The teeth play an essential role in the production of clear speech. Missing teeth, especially front teeth can cause slurred speech and the inability to produce certain sounds. For people who are missing vital teeth, immediate dentures offer the quickest solution for returning the speech to normal.
Helps support facial features.
Many people fail to realize just how important teeth are in preserving the shape and fullness of the face. Missing teeth can affect the position of the jaw bones, cheeks and lips and cause the face to look sunken and compressed. Immediate dentures help to instantly restore support to the face and prevent a look of premature aging.
Disadvantages Of same-day dentures
Although immediate dentures are a convenient solution for people who want to have a denture fitted the same day as they have teeth extracted, they do also have some disadvantages.
A same-day denture will work out to be more expensive because it will have a lifespan of only a year compared to about five years for a conventional denture. Also, fitting, adjusting and relining immediate dentures can require more visits and therefore add to to the total cost of the procedure.
Immediate dentures are short-lived and are best viewed as a temporary solution. A conventional denture will last about five years while an immediate denture will have a lifespan of only a year.
Same-day dentures will be manufactured before the dentist removes the patient’s teeth, so it is likely that the denture might not fit as snuggly as a conventional denture. Additionally, after teeth are extracted the bone in the jaw that used to secure the teeth will begin to shrink away resulting in loosening of the denture.
Requires more adjustments.
After the dentist has extracted the teeth, he will wait until the mouth has healed, and the initial bone shrinkage has occurred before fitting a conventional denture. This allows him to ensure a more secure and long lasting fit. However, immediate dentures are fitted before the healing process has begun so the patient will likely have to schedule more visits for adjusting and re-fitting as the mouth heals.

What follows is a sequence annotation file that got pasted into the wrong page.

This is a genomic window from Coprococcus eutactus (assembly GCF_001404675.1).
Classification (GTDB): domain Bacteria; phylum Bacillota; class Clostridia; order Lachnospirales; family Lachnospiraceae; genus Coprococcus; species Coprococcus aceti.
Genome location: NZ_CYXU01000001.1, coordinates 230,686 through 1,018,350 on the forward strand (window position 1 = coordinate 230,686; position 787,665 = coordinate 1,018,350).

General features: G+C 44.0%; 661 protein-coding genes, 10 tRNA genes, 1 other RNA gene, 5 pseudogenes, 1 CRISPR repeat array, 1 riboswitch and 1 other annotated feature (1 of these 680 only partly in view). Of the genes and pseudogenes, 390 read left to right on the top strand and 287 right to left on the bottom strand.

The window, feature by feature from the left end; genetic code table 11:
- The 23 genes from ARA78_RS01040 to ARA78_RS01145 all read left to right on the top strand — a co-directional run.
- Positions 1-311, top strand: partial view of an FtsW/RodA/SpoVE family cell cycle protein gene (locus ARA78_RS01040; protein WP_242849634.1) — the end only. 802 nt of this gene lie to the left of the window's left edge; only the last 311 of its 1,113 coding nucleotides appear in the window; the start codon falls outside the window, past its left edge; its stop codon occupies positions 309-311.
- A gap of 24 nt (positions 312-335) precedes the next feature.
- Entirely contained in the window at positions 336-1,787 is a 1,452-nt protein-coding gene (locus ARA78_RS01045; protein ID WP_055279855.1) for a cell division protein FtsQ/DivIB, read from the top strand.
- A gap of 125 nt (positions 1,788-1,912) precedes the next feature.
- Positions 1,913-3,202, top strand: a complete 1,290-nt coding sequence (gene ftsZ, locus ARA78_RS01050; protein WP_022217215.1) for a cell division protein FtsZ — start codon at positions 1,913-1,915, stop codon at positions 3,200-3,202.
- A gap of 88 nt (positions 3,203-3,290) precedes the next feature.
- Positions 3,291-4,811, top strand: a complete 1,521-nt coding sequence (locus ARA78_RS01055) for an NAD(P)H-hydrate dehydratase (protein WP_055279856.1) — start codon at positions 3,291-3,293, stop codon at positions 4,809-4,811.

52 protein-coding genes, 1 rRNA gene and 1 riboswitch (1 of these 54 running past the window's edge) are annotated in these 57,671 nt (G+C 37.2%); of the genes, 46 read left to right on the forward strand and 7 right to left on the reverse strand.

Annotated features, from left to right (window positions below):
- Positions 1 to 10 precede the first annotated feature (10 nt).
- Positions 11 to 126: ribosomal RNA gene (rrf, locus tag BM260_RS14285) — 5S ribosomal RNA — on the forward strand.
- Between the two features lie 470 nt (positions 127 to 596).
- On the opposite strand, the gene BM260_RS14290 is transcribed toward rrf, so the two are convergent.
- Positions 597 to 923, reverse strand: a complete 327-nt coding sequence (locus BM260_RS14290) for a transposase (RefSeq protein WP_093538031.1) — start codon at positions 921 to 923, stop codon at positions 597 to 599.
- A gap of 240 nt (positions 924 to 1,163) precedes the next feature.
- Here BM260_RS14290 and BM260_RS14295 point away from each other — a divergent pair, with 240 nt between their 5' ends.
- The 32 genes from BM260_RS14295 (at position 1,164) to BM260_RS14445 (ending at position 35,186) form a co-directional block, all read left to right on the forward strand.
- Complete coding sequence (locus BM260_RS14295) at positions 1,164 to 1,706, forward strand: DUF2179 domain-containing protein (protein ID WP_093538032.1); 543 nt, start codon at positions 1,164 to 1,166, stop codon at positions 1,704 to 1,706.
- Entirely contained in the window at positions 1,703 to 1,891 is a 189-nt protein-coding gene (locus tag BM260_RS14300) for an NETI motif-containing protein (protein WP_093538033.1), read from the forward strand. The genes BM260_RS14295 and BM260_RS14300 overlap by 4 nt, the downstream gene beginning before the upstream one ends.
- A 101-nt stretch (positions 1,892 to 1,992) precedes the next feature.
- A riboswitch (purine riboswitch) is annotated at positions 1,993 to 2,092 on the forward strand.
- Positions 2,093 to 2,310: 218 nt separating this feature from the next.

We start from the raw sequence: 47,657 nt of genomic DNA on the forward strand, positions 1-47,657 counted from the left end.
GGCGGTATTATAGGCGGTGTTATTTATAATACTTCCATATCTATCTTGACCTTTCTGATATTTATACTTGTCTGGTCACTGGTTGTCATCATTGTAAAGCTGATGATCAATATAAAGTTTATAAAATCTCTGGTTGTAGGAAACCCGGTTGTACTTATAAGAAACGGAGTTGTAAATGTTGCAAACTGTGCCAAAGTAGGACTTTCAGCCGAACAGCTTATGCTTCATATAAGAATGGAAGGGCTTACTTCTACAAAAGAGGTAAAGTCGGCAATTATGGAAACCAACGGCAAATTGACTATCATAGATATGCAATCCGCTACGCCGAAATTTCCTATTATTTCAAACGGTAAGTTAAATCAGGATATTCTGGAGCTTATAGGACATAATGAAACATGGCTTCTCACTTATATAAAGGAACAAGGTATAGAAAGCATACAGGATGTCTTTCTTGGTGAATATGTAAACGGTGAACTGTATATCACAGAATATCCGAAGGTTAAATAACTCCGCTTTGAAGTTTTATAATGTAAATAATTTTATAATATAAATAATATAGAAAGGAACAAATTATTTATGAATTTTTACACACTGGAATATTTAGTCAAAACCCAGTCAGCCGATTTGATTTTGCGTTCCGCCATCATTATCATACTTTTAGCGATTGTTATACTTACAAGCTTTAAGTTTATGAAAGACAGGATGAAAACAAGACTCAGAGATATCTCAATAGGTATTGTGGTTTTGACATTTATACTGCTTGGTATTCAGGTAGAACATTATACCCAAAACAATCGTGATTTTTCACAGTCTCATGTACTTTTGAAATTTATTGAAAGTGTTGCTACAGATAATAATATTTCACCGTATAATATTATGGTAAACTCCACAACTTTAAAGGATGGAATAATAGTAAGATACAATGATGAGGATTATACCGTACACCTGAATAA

Immediate denture replacement procedure
An impression of the jaw where the tooth to be extracted is taken, and another one for the opposing jaw to control the size, and sent to the lab.
The lab breaks the tooth to be removed from the poured mold and places an artificial tooth in its place (of course not very accurate as can be expected).
The lab returns the denture to the dentist, who during the next visit of the patient extracts the tooth, places stitches in its place, and checks the denture for fitting. Minor adjustments could be made then to ensure proper fit and comfort.
Wear the denture for 24 hours straight after extraction, even during sleeping, so that the gums adjust to their presence.
Come back for a check-up visit the following day, to ensure that nothing harmful is going on in the wound area.
Come back one month later to check the fit, and if there are any changes in the occlusion and closure.
3 months later is the time for relining, which is adding another layer to the inside of the denture to improve fit.
One year later, this denture is discarded, and a new permanent one is fabricated.
Aftercare advice for same-day dentures.
First 24 hours after surgery.